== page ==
I have lost count of the number of friends, relatives, co-workers and acquaintances who have moved out of Detroit, usually to a nearby suburb like Farmington, Farmington Hills, Southfield, Ferndale, West Bloomfield or Bloomfield Hills, but some have gone as far away as Los Angeles.
The motivation in most cases is discouragement, a dreaded sense of “things aren’t going to ever get much better than they are right now,” despite promises from many quarters of a rebirth.
I still think that could happen. A look downtown with its new businesses and more cosmopolitan population offers verification.
But on the other hand, there always seems to be something to be embarrassed about, such as the new police chief having to step down because of a sex scandal, prompting one late night TV host to quip that he wasn’t aware that Detroit even had a police department.
And what could be worse than the travesty of former mayor Kwame Kilpatrick, the saga of which seems never-ending. It hurts to know that there was that much corruption in his administration, and that he betrayed the people of Detroit so blatantly. This has been especially hurtful for the Black community.
Detroit’s image was already tattered, and these things just added fuel to the fire.
I, like so many, am tired of being fodder for comedians and mean-spirited editorial writers and radio commentators, among others.
But so often my hopes are dashed. For example, I had extremely high hopes for the almost-all-new Detroit City Council, but they, too, have generally been a letdown — especially with the constant fights with the mayor, and I am sure he is at fault too — although they are still better that the City Council that preceded them. Maybe I was expecting too much.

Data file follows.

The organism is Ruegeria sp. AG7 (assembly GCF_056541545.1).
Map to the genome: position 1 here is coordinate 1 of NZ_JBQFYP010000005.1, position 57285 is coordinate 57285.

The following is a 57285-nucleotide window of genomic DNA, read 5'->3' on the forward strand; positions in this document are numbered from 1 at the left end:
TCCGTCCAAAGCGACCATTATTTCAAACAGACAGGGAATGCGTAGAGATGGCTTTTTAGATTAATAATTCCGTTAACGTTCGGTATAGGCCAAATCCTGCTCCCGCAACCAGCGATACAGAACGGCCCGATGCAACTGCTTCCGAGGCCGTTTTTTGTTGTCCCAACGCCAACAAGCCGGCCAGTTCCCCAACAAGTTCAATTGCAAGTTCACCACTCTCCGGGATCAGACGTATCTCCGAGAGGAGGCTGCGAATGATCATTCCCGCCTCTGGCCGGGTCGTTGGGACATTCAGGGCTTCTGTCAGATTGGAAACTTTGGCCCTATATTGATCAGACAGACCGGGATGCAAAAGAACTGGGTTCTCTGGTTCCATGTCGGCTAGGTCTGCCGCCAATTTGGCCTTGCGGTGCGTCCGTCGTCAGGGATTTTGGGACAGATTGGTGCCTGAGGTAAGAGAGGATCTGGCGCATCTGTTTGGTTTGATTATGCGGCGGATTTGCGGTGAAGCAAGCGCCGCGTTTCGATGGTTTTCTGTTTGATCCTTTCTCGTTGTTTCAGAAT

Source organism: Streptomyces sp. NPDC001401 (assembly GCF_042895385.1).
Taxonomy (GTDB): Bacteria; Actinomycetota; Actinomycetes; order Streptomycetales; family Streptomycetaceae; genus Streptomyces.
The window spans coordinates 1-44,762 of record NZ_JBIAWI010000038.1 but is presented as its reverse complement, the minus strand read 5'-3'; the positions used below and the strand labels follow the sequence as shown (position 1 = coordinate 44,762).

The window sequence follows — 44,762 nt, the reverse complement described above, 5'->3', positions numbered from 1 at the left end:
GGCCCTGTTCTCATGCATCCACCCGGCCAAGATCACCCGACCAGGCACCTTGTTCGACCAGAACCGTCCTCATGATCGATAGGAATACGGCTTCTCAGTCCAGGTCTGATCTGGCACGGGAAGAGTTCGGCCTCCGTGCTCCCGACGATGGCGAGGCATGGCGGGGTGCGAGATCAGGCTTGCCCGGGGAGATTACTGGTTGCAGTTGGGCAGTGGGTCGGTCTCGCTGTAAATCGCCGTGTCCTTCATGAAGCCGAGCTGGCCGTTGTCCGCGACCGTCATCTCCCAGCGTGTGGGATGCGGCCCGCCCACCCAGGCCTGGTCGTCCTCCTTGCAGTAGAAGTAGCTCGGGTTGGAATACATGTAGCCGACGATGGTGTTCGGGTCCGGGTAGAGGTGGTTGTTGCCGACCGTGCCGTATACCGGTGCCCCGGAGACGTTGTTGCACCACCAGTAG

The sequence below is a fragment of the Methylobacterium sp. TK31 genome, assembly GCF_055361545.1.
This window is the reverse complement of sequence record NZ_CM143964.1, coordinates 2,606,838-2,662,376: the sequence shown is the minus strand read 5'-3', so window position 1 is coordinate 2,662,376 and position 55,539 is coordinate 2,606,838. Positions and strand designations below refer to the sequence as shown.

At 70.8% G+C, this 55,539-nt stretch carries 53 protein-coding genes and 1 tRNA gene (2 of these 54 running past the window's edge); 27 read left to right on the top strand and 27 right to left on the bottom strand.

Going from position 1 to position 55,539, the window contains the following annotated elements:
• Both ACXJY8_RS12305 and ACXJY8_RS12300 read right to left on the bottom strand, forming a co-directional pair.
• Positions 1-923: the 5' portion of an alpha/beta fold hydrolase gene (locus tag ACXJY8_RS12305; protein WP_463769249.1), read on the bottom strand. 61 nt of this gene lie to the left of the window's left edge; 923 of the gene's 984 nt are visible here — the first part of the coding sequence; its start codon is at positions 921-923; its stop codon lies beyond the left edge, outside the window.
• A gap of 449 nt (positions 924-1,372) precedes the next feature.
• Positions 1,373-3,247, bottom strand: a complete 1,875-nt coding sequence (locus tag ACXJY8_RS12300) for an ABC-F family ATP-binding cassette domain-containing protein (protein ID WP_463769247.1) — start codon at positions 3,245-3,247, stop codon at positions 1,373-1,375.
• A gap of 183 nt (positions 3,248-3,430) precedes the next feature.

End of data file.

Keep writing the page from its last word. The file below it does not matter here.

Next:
I will never get over the deplorable Monica Conyers situation.
Which brings something else to mind: Too many Detroiters have a tendency to vote for people based on name recognition. There was no justification for Monica Conyers being president pro tem (second highest vote getter). It’s just that she has a last name that is almost legendary.
Martha Reeves, someone I like a lot personally, was voted to City Council based on the classic Motown hits that she and the Vandellas recorded in the 1960s.
And let’s not forget Coleman A. Young II, who was born Joel Loving but changed his name to benefit from the recognition factor. He was voted to the position of state representative. (Which is not to suggest that he is not doing a good job.)
Detroit started its painful decline, certain bright spots notwithstanding, in 1967, the year of the riot. Whites immediately started moving out in droves, and later on, “White flight” was followed by “Black flight.”
No one wants to live where they do not feel safe, where basic services are lacking or where the public schools are substandard. Hopefully the improvements being made by DPS will prove to be lasting, and not offset by the usual negative factors.
Crime has no boundaries, but cities like Detroit, which have Black majority populations, should be shamed by their crime statistics.
I am by nature a positive person, but I was once robbed at gunpoint and, very recently, someone smashed the window and broke into my car in broad daylight on a crowded supermarket parking lot. Things like that are discouraging.
So is the fact that many neighborhoods that used to be so nice, in some cases idyllic, are now eyesores. Being lower income is no reason for being dirty, littering the streets, behaving in an uncouth manner, looking the other way when a dope house is fully operational, abusing a beautiful park like Belle Isle, etc.
The general tone of this commentary might suggest that I am a Detroit basher, but I am far from it. I was born here, have never lived anyplace else, and have no intention of ever leaving.
I still believe in the city, and know for sure that an “attitude adjustment” on everyone’s part would go far in making things better in the Motor City. Sometimes we are our own worst enemy. One has only to look around to see, and feel, things to be proud of.
Detroit has a great history — cars and music put us on the map — and has the potential for a great future, although circumstances frequently blur that thought, that hope.
I still like Detroit — very much — but I don’t love it. I hope to again.
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